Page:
On September 6, Hurricane Dorian had left its mark on South Carolina. It initially skirted South Carolina as a Category 3 storm before downgrading to a Category 2 and then a Category 1 as it made landfall along the North Carolina Outer Banks.
Georgetown County had received the wrath of the storm as much as any area in the Palmetto State. As a result, Governor Henry McMaster made Georgetown one of his stops as he visited areas along the coast in Dorian’s wake and mentioned “erosion” experienced in the Pawleys Island and Litchfield areas.
McMaster stated that Dorian was unusual.
“None of them are the same. They never do go where they’re supposed to go,” he said. Dorian slowed down significantly in its travel while maintaining strength over the Bahamas. As a result of the stall, which decimated the Abaco and Grand Bahama islands, the forecast for arrival in the South Carolina area had to be moved back. McMaster caught some public scrutiny for early evacuations after the storm slowed down. However, McMaster defended the mandatory evacuations and said he was not interested in gambling with people’s lives.
According to AccuWeather, Hurricane Dorian marked the fourth year in a row in which the Atlantic Basin experienced a Category 5 hurricane, the strongest level on the Sapphir-Simpson hurricane scale. At 1.3mph, it was the slowest moving hurricane over a 24-hour period. It made six landfalls, including three in the Bahamas as a Category 5 storm. Additionally, it spent nearly seven weeks of Accumulated Cyclone Energy. Dorian had sustained winds of 185mph and gusts over 220mph.
Hurricane Dorian was the second strongest hurricane to make landfall in the Atlantic Basic and the strongest to ever make landfall in the Bahamas on record. It was second only to Hurricane Allen in 1980. Dorian may also be responsible for record-breaking waves with buoys off Newfoundland measuring over 100 feet being attributed to the hurricane.
Dorian will not soon be forgotten. McMaster pointed out that even minimal shifts in the storm could have resulted in much worse consequences for the South Carolina coast. However, he said the crews responsible for emergency management are prepared and experienced, regardless of what might have happened.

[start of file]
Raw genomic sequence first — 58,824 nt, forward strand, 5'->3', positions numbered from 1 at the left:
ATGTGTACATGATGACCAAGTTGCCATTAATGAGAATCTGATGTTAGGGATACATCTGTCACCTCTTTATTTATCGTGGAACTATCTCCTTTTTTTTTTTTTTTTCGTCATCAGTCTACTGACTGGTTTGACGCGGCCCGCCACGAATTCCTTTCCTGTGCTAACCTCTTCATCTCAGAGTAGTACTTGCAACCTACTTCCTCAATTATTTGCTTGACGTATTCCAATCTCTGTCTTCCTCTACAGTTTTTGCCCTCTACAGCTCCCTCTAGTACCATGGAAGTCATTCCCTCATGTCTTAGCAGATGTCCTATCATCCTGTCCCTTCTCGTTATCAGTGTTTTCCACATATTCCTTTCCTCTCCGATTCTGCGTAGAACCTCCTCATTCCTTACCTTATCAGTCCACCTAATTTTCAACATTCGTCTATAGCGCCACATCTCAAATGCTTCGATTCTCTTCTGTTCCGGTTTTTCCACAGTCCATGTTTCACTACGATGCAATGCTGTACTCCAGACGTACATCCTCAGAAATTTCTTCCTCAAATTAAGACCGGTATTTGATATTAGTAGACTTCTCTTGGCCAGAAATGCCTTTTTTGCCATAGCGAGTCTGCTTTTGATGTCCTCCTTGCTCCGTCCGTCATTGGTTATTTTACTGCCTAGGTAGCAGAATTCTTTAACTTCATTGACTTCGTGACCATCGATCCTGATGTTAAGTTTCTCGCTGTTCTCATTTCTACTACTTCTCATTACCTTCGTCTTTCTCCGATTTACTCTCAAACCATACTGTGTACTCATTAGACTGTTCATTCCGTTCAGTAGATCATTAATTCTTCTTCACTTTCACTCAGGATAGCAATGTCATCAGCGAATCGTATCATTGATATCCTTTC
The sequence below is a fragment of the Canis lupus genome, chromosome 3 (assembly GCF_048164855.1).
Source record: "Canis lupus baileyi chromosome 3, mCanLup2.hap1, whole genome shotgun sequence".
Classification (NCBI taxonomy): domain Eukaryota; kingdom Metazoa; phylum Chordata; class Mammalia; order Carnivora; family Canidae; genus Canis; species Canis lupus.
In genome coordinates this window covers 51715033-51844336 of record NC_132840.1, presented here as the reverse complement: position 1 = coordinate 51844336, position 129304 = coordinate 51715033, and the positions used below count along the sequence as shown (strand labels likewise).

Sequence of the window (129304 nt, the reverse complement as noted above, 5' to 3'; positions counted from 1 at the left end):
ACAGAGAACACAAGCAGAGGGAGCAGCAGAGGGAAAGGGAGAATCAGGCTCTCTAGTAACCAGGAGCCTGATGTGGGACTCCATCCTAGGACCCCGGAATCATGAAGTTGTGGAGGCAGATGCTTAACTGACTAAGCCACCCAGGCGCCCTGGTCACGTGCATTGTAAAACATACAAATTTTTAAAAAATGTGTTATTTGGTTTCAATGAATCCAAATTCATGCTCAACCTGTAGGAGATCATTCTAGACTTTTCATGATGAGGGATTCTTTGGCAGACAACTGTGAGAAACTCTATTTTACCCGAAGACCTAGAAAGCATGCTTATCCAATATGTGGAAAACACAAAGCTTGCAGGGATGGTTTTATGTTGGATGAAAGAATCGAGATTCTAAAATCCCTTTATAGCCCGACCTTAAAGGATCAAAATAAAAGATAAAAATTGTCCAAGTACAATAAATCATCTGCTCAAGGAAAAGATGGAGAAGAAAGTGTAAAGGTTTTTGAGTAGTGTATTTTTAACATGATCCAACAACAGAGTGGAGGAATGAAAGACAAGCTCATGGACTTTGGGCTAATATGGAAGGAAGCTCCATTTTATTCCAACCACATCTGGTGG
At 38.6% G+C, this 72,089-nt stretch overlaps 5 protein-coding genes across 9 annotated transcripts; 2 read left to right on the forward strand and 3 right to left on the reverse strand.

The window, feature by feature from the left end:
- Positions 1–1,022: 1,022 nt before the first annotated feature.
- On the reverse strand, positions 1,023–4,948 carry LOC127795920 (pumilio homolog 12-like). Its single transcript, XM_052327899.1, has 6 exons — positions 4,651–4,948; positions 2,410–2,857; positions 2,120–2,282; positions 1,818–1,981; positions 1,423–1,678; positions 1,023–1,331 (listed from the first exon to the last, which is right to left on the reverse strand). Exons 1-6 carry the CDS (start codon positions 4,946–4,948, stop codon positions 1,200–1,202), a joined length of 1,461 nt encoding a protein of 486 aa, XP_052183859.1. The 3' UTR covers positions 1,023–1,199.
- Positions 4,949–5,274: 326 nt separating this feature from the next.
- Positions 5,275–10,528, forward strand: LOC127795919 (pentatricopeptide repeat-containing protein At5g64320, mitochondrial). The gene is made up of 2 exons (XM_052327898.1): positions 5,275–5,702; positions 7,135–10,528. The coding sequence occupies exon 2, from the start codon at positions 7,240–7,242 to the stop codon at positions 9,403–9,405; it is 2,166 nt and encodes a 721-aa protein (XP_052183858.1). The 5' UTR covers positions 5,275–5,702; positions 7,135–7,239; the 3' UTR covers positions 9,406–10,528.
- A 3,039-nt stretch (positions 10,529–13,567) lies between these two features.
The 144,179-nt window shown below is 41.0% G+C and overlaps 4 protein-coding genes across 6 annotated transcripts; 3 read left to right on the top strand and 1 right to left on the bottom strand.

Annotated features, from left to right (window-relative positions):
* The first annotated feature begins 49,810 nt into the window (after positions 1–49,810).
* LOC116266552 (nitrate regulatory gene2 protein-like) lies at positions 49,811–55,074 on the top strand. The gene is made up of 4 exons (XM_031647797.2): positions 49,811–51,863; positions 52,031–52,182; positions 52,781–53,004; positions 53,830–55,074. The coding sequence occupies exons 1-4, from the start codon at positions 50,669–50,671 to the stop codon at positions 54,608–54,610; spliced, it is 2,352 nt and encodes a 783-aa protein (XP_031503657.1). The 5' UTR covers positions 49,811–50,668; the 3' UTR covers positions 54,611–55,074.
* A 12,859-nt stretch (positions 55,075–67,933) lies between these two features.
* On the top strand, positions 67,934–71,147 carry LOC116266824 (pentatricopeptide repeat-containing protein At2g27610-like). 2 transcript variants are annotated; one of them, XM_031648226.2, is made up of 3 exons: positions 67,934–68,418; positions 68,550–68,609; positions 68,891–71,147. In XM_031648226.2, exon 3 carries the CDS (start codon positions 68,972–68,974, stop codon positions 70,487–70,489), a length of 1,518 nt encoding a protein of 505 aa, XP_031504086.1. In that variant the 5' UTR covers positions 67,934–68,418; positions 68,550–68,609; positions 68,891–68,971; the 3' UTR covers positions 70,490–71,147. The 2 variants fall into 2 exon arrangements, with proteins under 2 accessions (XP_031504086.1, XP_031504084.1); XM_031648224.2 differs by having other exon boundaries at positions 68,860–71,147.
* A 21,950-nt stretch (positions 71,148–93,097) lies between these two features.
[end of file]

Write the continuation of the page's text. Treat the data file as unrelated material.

“The only thing we can do is be prepared and we’ve got a great team,” McMaster said referencing the units that exist from the state level down to the local level and even the citizens. He was also thankful to coastal residents for a good evacuation.
“Key to it is communication, collaboration and cooperation. We had plenty of that.”
Georgetown Mayor Brenden Barber and State Representative Carl Anderson both praised Governor McMaster for his dedication to the citizens of South Carolina. However, they were both adamant about the role of prayer and God’s mercy in the South Carolina being spared. Additionally, Mayor Barber highlighted the efficiency and teamwork that was exhibited during the formal emergency.
“We had a very solid, unique plan,” Mayor Barber said. “We’ve moved from being a team to a family. It was a genuine care for one another as a city, as a county, as a state.”
While SC Department of Transportation crews were working to remove three to four feet of sand from some roadways on Pawleys Island, Governor McMaster and United States Representative Tom Rice were sure to remind anyone listening that coastal towns were open for business and not to hesitate to vacation.
“We are open for business,” Rice said. “If you’re looking for a vacation, now is the time. We look forward to seeing you.”
Every speaker was sure to recognize the teams in the Emergency Operations Centers. In fact, Rep. Anderson stated on record that everyone associated with the EOCs would get an extra day off.
In regards to the future of Georgetown which sees flooding on a regular basis, McMasters said they were “accumulating data.” He also mentioned a Floodwater Commission which is considering strategies to mitigate natural disaster issues in South Carolina, specifically along the coast.
The commission reported its initial findings on August 26. Visit https://governor.sc.gov/executive-branch/south-carolina-floodwater-commission to see the report. They are currently accepting public comment through October 24. Comments can be made through email at firstname.lastname@example.org or through classic mail delivery at:
South Carolina Floodwater Commission
Office of the Governor
South Carolina Statehouse
1100 Gervais Street
Columbia, SC 29201